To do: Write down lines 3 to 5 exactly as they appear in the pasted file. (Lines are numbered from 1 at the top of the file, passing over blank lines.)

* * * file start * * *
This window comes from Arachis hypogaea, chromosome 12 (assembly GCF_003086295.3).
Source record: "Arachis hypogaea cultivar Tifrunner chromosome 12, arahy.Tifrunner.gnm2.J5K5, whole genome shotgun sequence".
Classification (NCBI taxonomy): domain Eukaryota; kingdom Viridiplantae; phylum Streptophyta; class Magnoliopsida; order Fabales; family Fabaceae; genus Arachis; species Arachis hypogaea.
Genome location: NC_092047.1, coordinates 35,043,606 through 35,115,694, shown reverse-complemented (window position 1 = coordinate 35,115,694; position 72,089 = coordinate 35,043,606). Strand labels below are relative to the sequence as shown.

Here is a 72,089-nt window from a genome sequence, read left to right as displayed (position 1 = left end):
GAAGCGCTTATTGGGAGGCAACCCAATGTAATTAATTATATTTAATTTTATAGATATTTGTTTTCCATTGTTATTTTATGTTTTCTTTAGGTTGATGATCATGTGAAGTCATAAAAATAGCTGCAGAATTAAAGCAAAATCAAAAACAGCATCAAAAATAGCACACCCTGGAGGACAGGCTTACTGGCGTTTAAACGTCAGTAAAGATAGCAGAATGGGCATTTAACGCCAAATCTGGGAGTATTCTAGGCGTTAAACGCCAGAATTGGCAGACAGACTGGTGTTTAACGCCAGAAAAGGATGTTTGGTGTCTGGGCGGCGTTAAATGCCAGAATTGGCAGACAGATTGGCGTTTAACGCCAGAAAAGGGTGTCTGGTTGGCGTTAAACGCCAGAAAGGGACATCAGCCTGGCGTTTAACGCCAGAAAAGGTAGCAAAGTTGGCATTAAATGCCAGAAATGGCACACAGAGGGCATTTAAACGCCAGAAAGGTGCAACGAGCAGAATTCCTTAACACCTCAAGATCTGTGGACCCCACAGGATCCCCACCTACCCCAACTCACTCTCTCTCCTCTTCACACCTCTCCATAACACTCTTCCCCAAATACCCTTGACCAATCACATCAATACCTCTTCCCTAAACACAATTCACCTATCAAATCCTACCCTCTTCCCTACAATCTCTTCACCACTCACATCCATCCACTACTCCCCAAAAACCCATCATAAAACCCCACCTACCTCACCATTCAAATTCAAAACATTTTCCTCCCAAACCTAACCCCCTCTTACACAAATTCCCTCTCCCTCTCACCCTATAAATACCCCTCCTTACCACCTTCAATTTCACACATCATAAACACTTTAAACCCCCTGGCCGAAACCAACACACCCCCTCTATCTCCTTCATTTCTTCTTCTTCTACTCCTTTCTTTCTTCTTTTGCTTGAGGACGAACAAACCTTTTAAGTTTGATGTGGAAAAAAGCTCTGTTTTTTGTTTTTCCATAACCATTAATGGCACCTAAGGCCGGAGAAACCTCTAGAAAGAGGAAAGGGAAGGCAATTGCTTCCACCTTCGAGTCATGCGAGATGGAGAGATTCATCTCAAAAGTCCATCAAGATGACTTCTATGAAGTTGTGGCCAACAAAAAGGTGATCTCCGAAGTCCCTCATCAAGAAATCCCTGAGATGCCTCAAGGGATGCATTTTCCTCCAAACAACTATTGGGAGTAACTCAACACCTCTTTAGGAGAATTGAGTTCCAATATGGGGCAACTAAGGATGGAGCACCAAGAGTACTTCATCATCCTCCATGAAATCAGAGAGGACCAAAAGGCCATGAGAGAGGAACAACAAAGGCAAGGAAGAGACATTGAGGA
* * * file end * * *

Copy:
Classification (NCBI taxonomy): domain Eukaryota; kingdom Viridiplantae; phylum Streptophyta; class Magnoliopsida; order Fabales; family Fabaceae; genus Arachis; species Arachis hypogaea.
Genome location: NC_092047.1, coordinates 35,043,606 through 35,115,694, shown reverse-complemented (window position 1 = coordinate 35,115,694; position 72,089 = coordinate 35,043,606). Strand labels below are relative to the sequence as shown.

Here is a 72,089-nt window from a genome sequence, read left to right as displayed (position 1 = left end):